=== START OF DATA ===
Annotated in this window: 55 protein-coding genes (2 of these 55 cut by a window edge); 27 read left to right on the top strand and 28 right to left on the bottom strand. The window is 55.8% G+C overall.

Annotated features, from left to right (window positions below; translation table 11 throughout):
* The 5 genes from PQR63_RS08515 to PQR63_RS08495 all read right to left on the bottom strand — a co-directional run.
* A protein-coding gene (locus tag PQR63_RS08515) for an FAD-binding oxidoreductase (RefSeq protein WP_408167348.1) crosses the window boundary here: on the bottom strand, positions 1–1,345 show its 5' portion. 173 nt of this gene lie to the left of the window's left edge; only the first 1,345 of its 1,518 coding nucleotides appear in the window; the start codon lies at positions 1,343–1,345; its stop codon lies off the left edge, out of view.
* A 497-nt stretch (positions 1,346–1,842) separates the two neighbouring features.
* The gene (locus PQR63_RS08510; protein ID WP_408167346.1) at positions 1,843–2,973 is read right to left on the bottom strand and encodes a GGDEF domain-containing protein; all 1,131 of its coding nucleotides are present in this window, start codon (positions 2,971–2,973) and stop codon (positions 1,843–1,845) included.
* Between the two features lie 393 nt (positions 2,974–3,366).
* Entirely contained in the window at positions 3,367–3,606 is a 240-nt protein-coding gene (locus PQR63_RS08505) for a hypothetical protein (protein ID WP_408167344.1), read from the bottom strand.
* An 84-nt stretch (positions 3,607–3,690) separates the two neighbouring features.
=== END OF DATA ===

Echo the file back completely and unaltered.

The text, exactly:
Annotated in this window: 55 protein-coding genes (2 of these 55 cut by a window edge); 27 read left to right on the top strand and 28 right to left on the bottom strand. The window is 55.8% G+C overall.

Annotated features, from left to right (window positions below; translation table 11 throughout):
* The 5 genes from PQR63_RS08515 to PQR63_RS08495 all read right to left on the bottom strand — a co-directional run.
* A protein-coding gene (locus tag PQR63_RS08515) for an FAD-binding oxidoreductase (RefSeq protein WP_408167348.1) crosses the window boundary here: on the bottom strand, positions 1–1,345 show its 5' portion. 173 nt of this gene lie to the left of the window's left edge; only the first 1,345 of its 1,518 coding nucleotides appear in the window; the start codon lies at positions 1,343–1,345; its stop codon lies off the left edge, out of view.
* A 497-nt stretch (positions 1,346–1,842) separates the two neighbouring features.
* The gene (locus PQR63_RS08510; protein ID WP_408167346.1) at positions 1,843–2,973 is read right to left on the bottom strand and encodes a GGDEF domain-containing protein; all 1,131 of its coding nucleotides are present in this window, start codon (positions 2,971–2,973) and stop codon (positions 1,843–1,845) included.
* Between the two features lie 393 nt (positions 2,974–3,366).
* Entirely contained in the window at positions 3,367–3,606 is a 240-nt protein-coding gene (locus PQR63_RS08505) for a hypothetical protein (protein ID WP_408167344.1), read from the bottom strand.
* An 84-nt stretch (positions 3,607–3,690) separates the two neighbouring features.